September is now behind us and we’re into October which typically sees the first ski resorts in North America start turning their lifts. Which means that winter is just around the corner.
If you’re not overwhelmed yet by winter forecasts (NOAA, Old Farmer’s Almanac, Farmer’s Almanac, Direct Weather), AccuWeather’s meteorologists have just released their winter forecast. Highlights are below, but check out their website for the detailed forecast.
AccuWeather is predicting some similarities this year compared to last winter due to La Niña. Last winter, La Niña was a driving force that shaped the weather patterns across the country throughout the season and is once again predicted to shape part of the overall weather patterns this winter. However, the upcoming La Niña will be weaker than the one experienced last winter. This “opens up the door” for other elements to factor into the winter forecast, especially during the second half of the season.
There are also indications entering this winter season that, unlike last year, the polar vortex can be weaker. This could allow colder air from the Arctic to slide southward into the U.S. before the official start of meteorological winter, which is on Dec. 1. Astronomical winter, the first official day of winter, arrives on Tuesday, Dec. 21.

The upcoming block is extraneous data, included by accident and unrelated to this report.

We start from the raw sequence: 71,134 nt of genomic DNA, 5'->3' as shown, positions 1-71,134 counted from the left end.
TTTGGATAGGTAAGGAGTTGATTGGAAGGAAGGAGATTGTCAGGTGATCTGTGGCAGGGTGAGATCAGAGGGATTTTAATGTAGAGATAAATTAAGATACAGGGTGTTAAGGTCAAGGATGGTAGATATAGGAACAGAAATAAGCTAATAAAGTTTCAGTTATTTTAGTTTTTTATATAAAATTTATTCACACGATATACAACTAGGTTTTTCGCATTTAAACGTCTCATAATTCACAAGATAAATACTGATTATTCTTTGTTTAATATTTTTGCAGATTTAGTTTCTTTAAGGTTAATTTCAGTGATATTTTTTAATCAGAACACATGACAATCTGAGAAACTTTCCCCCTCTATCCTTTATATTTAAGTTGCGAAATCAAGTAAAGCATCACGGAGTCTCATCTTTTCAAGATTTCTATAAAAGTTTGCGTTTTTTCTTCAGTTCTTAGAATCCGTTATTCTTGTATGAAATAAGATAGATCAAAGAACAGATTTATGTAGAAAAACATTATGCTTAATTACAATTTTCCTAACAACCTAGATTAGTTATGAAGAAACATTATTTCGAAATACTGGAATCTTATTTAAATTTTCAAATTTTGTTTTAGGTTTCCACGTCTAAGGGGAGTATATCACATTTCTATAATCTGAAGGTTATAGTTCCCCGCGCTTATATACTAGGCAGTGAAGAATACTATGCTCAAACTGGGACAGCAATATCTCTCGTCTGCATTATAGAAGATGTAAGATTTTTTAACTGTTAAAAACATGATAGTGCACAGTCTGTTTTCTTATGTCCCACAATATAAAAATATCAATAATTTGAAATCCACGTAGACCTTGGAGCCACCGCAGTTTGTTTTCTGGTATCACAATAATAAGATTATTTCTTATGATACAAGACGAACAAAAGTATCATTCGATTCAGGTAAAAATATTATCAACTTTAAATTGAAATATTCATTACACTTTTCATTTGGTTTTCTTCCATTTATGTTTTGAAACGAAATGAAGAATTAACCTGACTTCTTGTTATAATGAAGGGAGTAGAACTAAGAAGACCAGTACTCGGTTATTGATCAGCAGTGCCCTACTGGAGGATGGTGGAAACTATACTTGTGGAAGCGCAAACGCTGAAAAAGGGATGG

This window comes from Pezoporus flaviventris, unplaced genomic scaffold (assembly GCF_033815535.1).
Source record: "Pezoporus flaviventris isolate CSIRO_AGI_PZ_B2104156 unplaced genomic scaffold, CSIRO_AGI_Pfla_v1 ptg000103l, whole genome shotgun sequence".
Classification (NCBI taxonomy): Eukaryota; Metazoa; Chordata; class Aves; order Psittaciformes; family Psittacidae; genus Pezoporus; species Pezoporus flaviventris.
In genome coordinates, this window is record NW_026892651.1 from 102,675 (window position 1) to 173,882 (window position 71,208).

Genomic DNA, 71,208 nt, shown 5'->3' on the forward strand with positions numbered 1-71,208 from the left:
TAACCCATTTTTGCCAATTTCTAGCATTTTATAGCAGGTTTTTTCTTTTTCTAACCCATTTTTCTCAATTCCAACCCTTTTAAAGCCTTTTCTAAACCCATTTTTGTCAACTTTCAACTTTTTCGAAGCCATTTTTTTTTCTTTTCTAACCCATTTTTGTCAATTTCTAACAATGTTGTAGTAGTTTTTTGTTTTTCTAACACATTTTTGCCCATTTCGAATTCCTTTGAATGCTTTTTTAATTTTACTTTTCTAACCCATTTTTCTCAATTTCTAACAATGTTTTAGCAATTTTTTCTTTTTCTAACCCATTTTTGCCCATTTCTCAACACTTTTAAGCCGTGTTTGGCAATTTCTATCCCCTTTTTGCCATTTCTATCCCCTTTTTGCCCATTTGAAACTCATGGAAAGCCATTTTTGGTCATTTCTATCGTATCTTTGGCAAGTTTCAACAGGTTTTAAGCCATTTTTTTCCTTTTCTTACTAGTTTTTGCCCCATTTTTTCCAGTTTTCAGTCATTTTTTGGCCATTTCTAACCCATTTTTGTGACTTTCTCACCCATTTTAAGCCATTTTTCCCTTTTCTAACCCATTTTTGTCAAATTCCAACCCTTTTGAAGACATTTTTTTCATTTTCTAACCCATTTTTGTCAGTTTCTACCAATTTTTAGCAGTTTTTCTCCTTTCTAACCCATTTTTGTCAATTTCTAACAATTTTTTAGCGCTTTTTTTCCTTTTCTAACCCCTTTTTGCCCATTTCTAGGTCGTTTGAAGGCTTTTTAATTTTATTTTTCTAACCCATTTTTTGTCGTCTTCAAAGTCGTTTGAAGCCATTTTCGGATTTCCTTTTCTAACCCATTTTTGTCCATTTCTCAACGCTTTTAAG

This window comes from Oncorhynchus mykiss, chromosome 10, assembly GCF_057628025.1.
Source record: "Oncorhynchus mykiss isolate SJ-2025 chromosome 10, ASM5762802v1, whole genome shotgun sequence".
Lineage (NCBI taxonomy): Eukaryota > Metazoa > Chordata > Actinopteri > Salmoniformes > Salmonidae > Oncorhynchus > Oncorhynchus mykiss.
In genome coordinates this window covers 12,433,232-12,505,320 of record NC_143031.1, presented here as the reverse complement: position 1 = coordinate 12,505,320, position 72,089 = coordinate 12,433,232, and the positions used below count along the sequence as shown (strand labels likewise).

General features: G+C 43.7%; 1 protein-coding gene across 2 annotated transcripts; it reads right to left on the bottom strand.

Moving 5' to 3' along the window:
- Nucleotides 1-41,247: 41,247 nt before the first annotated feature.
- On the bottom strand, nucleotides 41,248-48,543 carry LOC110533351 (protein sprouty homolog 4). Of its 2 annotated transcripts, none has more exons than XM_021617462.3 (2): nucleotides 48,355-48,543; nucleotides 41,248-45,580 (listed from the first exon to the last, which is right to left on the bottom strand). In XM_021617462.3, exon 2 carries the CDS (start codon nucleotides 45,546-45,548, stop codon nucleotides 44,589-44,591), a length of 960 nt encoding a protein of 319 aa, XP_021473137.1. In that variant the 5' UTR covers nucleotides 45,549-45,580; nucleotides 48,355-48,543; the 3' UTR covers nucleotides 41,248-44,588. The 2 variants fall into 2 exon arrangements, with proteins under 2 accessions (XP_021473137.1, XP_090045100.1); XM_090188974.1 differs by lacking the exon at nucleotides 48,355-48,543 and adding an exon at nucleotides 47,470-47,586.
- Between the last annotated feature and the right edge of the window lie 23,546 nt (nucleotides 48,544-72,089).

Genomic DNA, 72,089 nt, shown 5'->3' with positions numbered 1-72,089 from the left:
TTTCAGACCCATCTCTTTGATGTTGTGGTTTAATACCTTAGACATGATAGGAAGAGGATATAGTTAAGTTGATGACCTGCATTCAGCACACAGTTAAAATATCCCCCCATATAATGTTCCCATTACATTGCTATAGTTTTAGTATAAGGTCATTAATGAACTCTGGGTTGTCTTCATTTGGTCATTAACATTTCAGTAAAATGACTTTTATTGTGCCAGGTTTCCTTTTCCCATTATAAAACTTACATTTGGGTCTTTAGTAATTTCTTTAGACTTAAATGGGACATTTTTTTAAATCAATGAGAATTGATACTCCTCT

Take a look at the complete region-by-region breakdown of the U.S. winter forecast below:
Residents across the northeastern U.S. might want to dig out their winter coats sooner rather than later as winter weather could make an early arrival across the region this year.
“This year, I think, is going to be a colder one, at least for the interior sections from the Appalachians to the Ohio Valley and Great Lakes,” says AccuWeather. Last winter, temperatures across these areas were right around normal, but this year, the winter as a whole is likely to average 1 to 3 degrees Fahrenheit below normal.